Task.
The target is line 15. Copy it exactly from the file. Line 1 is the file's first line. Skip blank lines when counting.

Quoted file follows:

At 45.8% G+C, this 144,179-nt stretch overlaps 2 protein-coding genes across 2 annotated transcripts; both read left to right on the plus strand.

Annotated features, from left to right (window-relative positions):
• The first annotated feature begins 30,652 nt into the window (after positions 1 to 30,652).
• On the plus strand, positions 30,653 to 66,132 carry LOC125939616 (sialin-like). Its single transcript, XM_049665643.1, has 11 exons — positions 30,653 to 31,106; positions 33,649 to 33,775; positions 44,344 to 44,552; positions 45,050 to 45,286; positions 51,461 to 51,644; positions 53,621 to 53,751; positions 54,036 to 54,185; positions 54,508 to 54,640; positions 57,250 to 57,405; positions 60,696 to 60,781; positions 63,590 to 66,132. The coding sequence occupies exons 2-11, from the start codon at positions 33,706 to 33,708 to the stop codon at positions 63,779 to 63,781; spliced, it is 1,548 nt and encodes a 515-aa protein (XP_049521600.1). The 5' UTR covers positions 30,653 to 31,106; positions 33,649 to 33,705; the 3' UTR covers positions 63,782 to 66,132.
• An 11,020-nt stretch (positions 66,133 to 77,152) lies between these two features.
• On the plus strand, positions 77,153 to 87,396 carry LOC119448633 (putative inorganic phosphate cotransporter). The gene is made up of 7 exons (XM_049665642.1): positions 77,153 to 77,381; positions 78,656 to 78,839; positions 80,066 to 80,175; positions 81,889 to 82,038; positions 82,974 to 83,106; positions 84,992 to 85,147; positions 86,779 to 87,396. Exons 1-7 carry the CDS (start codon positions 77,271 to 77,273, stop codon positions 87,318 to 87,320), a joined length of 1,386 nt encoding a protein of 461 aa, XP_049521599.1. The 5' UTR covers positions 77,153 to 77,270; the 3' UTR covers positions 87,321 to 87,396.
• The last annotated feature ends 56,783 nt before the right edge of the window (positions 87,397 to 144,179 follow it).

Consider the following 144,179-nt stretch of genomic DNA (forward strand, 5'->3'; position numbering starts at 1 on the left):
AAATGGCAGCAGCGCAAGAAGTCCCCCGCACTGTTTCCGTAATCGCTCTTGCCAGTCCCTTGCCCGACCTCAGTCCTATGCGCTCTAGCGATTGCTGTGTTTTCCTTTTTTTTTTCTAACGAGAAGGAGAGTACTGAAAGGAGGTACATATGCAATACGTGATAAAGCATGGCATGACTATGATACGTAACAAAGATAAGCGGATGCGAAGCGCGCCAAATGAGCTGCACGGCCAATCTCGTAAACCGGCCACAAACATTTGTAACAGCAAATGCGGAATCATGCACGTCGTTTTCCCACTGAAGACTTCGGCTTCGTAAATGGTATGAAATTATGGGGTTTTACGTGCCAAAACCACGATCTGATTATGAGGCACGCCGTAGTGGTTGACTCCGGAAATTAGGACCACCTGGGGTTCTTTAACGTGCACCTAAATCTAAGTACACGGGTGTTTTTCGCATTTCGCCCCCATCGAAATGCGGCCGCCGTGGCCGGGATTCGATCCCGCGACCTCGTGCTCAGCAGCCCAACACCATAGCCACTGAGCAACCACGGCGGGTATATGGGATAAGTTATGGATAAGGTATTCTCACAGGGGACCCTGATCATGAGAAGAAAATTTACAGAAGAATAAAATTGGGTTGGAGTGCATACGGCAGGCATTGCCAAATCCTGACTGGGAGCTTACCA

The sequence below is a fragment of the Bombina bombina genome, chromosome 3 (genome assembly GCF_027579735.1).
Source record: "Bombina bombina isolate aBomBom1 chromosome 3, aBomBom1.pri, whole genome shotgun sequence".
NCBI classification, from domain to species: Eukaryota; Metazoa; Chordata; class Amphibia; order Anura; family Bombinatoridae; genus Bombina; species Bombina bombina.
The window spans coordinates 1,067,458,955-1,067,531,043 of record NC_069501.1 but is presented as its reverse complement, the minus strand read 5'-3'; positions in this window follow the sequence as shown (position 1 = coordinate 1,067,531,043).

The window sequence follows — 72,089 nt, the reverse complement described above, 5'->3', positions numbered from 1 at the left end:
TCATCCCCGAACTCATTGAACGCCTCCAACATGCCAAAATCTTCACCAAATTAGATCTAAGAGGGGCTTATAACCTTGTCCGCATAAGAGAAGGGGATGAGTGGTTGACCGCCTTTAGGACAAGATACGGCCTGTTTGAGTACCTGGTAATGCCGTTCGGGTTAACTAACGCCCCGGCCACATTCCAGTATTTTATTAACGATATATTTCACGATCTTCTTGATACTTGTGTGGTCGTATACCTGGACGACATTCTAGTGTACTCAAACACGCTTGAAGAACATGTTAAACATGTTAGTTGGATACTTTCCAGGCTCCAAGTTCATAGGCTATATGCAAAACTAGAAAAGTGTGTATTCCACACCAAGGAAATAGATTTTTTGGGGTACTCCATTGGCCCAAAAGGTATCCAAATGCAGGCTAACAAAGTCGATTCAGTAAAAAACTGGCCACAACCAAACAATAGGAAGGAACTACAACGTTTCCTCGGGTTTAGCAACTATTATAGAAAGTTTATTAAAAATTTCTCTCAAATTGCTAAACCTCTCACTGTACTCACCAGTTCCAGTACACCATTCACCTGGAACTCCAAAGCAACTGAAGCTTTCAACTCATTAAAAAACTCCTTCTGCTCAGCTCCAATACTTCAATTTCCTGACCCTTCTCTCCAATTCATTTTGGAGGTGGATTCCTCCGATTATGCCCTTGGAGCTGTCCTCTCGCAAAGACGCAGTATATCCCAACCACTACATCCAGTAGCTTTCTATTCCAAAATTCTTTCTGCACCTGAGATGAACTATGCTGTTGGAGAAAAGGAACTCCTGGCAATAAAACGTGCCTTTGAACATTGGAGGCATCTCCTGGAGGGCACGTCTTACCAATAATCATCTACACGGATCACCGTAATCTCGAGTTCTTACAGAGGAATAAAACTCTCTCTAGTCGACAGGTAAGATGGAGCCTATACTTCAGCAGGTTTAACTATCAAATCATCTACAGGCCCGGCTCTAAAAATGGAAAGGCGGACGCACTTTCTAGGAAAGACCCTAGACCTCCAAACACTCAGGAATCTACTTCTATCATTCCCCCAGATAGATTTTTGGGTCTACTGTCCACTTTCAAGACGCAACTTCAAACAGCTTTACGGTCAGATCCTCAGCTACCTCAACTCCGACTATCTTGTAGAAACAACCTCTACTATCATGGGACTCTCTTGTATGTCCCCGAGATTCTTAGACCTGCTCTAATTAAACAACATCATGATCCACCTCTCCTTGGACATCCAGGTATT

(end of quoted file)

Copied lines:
TCATCCCCGAACTCATTGAACGCCTCCAACATGCCAAAATCTTCACCAAATTAGATCTAAGAGGGGCTTATAACCTTGTCCGCATAAGAGAAGGGGATGAGTGGTTGACCGCCTTTAGGACAAGATACGGCCTGTTTGAGTACCTGGTAATGCCGTTCGGGTTAACTAACGCCCCGGCCACATTCCAGTATTTTATTAACGATATATTTCACGATCTTCTTGATACTTGTGTGGTCGTATACCTGGACGACATTCTAGTGTACTCAAACACGCTTGAAGAACATGTTAAACATGTTAGTTGGATACTTTCCAGGCTCCAAGTTCATAGGCTATATGCAAAACTAGAAAAGTGTGTATTCCACACCAAGGAAATAGATTTTTTGGGGTACTCCATTGGCCCAAAAGGTATCCAAATGCAGGCTAACAAAGTCGATTCAGTAAAAAACTGGCCACAACCAAACAATAGGAAGGAACTACAACGTTTCCTCGGGTTTAGCAACTATTATAGAAAGTTTATTAAAAATTTCTCTCAAATTGCTAAACCTCTCACTGTACTCACCAGTTCCAGTACACCATTCACCTGGAACTCCAAAGCAACTGAAGCTTTCAACTCATTAAAAAACTCCTTCTGCTCAGCTCCAATACTTCAATTTCCTGACCCTTCTCTCCAATTCATTTTGGAGGTGGATTCCTCCGATTATGCCCTTGGAGCTGTCCTCTCGCAAAGACGCAGTATATCCCAACCACTACATCCAGTAGCTTTCTATTCCAAAATTCTTTCTGCACCTGAGATGAACTATGCTGTTGGAGAAAAGGAACTCCTGGCAATAAAACGTGCCTTTGAACATTGGAGGCATCTCCTGGAGGGCACGTCTTACCAATAATCATCTACACGGATCACCGTAATCTCGAGTTCTTACAGAGGAATAAAACTCTCTCTAGTCGACAGGTAAGATGGAGCCTATACTTCAGCAGGTTTAACTATCAAATCATCTACAGGCCCGGCTCTAAAAATGGAAAGGCGGACGCACTTTCTAGGAAAGACCCTAGACCTCCAAACACTCAGGAATCTACTTCTATCATTCCCCCAGATAGATTTTTGGGTCTACTGTCCACTTTCAAGACGCAACTTCAAACAGCTTTACGGTCAGATCCTCAGCTACCTCAACTCCGACTATCTTGTAGAAACAACCTCTACTATCATGGGACTCTCTTGTATGTCCCCGAGATTCTTAGACCTGCTCTAATTAAACAACATCATGATCCACCTCTCCTTGGACATCCAGGTATT